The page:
I have a confession to make: I have never paid a single toll on the Will Rogers Turnpike. Or the H.E. Bailey Turnpike, for that matter. No, I am not a scofflaw. So far I have successfully avoided motoring in the grand state of Oklahoma. Drivers who never use toll roads are exempt from paying tolls.
Of course, most traffic moves along public highways. I remember driving behind an 18-wheeler in Michigan that proudly displayed a sign: This vehicle pays $5,635 per year in highway taxes. I mentioned this to a senior project engineer with the Michigan Highway Department.
"Shouldn't brag about," he said, "the truth is, a semi like that does 16,000 (yes, that's sixteen thousand) times more damage to the road-bed than any passenger automobile."
So I did the math. Considering what I had to pay in use taxes for my car, that truck should have paid $560,000 per year. That truck was making money at my expense.
When we are told that the top 1 percent of U.S. taxpayers pay more taxes than the bottom 40 percent who pay nothing in income taxes, this is supposed to mean that the wealthy are done a huge unfairness. I wonder where people who make this startling statement studied arithmetic. Since the top 1 percent earns about 39 percent of all income in this nation, what is so burdensome about their tax load?
One is reminded of Ambrose Bierce's sardonic observation, "You can be certain that if the burdens of the rich were so great they would compel the poor to bear them."
There is a good reason why Warren Buffett says he should pay a larger percentage of his income in taxes than his secretary: Buffett knows he benefits from our economic system to a much larger extent than his secretary.
If I operated a trucking firm in Oklahoma and had a hundred rigs running the toll roads every day, I would expect to pay millions in tolls. And I should not expect that my huge use of the toll roads would result in a reduced per unit usage rate. A trucker depends on good roads to reduce delivery times. Time is money. Less time on the road means more money in the bank. The occasional motorist, despite the convenience of excellent roads, does not significantly benefit from reducing his travel time by 30 percent. Persons who make billions from our economic highway should expect to pay a premium for the benefit.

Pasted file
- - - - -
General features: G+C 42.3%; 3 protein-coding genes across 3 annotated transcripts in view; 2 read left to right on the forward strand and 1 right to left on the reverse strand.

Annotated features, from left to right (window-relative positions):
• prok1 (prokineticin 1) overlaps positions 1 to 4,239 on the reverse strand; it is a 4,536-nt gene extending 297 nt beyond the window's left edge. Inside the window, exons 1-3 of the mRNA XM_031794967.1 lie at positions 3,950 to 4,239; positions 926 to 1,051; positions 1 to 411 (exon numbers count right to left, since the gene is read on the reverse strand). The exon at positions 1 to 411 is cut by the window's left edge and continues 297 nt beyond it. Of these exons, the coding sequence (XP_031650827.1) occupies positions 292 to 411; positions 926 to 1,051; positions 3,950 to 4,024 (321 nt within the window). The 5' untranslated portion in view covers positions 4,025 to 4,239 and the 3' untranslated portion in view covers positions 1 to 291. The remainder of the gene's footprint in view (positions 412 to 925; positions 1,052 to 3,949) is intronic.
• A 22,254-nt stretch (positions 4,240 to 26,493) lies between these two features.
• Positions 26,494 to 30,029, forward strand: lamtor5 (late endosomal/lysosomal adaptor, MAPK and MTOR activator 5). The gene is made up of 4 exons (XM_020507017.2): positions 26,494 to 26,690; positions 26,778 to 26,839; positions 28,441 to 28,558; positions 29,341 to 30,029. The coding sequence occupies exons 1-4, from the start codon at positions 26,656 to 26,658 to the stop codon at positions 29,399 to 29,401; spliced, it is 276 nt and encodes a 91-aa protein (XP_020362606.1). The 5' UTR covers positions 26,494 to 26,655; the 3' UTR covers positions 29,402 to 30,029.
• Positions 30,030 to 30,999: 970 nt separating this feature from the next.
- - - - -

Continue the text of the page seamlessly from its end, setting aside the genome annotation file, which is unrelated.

There is one other consideration: What happens after one has earned billions? Does one have a strong incentive to maintain a society that protects one's wealth? I remember a woman who came to visit my sister. She was driving an expensive BMW. When she left I said to my sister, "Well, it must be nice!" My sister replied, "Yes, but that BMW is all she has." It was not always that way.
Her husband was a big-wig in the Somoza regime of Nicaragua. They lived in a $5 million mansion with five servants at their beck and call. One afternoon her husband called, "Take the car and drive to the U.S." She beat it to the border mere minutes before it was sealed. He got a job as an adjunct at Michigan State University, and she was selling ladies' dresses. All that wealth they had achieved they had to leave because of political upheaval. Considering what they lost, maybe paying 50 to 60 percent of their income in taxes would have been a bargain.
There is no reason that the U.S. public expenditures are about 23 percent of the Gross National Product and taxes are about 19 percent of GDP. This discrepancy is the result of some persons making extensive use of our economic tollway and creating rules which permit them to avoid paying a fair amount for the benefit they receive. The distribution of wealth in the United States is the most disproportionate among the developed economies of the world. The gap continues to widen.
The dead-beats must either begin to pay their fair share or the tollway will fall into disrepair. If the system collapses, the ones who used the tollway the most and thus benefited most from that use will be the ones who will lose the most. The ones who could never afford a car, much less take a trip on the tollway, will be largely unaffected from economic collapse because their lives have always been collapsed.
C.D. Chamberlain lives in Spring Hill.